Tuesday, July 17, 2012

Mormons’ First Families Rally Behind Romney

It's only to be expected that some of Mitt Romney's fellow Mormons would rally to his support in the current presidential contest.  The irony, of course, is that the family histories of many of these "first families" makes a mockery of Romney signing onto the National Organization for Marriage's anti-gay manifesto.  And these family histories also most definitely demonstrate the lie of Romney's repeated statements against same sex marriage (one of many lies from Romney) wherein he claims that throughout recorded history, marriage has always been between "one man and one woman."  Romney apparently has amnesia as to his own genealogy and that of his fellow Mormons.  Or perhaps they retroactively withdrew from polygamy.  The New York Times looks at these "first families" and their role in Romney's political aspirations.  Here are some excerpts: 

In the mid-1800s, newly converted families from across the United States and Europe gathered in the growing Mormon town of Nauvoo, Ill., to help their prophet, Joseph Smith, build a New Jerusalem. 

Now, more than 150 years later, descendants of those first families of Mormonism are joining together in a new effort: delivering the White House to Mitt Romney.

These families — Marriotts, Rollinses, Gardners and others — have formed a financial bulwark and support network for Mr. Romney at every important point in his political career. Starting with his 1994 Senate race, moving into the 2002 Salt Lake City Olympics effort that became his political springboard and continuing through his first foray into presidential politics, they have been there to open doors, provide seed money and rally support. 

Mr. Romney’s candidacy has produced great pride among many Mormons, known officially as members of the Church of Jesus Christ of Latter-day Saints. But for this core group of the religion’s most prominent families, the ties to Mr. Romney go deeper. They share with him not only a faith, but also a dramatic history in which they have scaled the ladder of American society,  .  .  .  .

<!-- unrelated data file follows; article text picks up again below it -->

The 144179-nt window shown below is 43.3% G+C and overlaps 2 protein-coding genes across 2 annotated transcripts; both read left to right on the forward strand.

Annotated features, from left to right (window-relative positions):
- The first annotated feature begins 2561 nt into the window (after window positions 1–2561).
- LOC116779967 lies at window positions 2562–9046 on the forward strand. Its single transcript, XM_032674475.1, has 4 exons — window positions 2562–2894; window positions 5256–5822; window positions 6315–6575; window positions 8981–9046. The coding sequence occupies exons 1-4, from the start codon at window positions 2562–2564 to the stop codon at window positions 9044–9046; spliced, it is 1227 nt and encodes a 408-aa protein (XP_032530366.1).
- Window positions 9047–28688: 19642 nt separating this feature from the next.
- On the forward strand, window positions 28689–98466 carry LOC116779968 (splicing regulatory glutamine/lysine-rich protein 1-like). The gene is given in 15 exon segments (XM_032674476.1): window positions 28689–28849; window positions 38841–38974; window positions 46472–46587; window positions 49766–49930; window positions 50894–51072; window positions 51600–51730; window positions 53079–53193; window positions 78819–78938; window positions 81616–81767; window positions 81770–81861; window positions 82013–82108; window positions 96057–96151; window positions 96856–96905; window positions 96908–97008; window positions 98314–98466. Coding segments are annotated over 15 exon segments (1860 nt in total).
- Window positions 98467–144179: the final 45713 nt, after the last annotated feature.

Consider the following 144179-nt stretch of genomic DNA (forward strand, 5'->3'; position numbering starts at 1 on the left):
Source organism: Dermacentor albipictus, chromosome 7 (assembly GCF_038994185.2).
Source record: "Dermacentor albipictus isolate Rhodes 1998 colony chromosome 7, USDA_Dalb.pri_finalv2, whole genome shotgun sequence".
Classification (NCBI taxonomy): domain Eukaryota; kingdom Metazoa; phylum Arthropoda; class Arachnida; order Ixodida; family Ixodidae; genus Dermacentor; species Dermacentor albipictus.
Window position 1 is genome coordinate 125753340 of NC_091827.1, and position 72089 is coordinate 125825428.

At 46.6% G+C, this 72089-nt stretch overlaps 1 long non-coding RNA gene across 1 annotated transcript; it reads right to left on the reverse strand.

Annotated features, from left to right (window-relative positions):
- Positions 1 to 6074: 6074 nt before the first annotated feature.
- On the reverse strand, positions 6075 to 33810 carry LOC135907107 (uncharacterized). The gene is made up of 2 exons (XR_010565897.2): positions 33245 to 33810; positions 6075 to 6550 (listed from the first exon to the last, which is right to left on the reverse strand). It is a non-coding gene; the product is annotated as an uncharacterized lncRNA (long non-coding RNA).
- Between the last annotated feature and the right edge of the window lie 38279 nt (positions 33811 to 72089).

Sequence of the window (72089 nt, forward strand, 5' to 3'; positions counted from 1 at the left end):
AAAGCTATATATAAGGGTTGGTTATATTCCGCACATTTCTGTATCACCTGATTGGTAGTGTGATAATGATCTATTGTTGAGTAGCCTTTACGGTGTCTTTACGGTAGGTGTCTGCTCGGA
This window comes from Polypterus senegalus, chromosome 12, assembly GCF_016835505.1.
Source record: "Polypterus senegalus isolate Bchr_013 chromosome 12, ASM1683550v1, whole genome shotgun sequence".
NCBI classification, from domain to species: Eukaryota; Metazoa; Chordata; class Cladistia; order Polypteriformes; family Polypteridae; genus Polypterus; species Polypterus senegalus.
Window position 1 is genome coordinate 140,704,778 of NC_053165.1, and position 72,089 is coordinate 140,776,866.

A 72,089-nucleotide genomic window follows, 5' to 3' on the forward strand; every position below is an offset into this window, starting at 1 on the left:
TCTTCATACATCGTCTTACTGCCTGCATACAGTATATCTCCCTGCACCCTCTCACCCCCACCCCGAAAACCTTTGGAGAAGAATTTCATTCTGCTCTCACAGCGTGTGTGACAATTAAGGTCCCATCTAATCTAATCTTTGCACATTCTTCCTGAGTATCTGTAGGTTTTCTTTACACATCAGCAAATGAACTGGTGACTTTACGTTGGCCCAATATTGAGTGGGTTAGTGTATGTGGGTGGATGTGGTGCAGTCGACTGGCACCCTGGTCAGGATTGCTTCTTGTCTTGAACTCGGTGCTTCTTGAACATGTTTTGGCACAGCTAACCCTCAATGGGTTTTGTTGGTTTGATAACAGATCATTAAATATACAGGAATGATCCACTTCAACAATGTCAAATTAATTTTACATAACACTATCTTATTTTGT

In interviews, several of Mr. Romney’s supporters expressed their concerns that attention to the financial support he has received from other early families of the religion would raise old prejudices and accusations of clannishness that followed their forebears. 

On the manifests of the wagon carts that made the difficult trek with Young and then helped settle Utah were names that now dot the campaign filings for Mr. Romney and the political groups that support him. 

Mr. Eyre said the main attraction to Mr. Romney for most Mormons is their “common values” with him, not their “common faith.” But he nonetheless described a “giddiness” over his prospects. 

“It’s like an arc where the steps to mainstream understanding and inclusion were so small for so long — unfairly small, because other groups’ arcs seemed to move faster,” he said. “And now suddenly there is this big chance that the arc will complete itself very swiftly and very powerfully.” 

I am by no means anti-Mormon.  I do believe, however, in telling the full story.  And sadly, the Times piece doesn't note that almost all of these families involved polygamous marriages.  I guess it would have underscored Romney's hypocrisy on same sex marriage too heavily even for the Times' taste. 

No comments: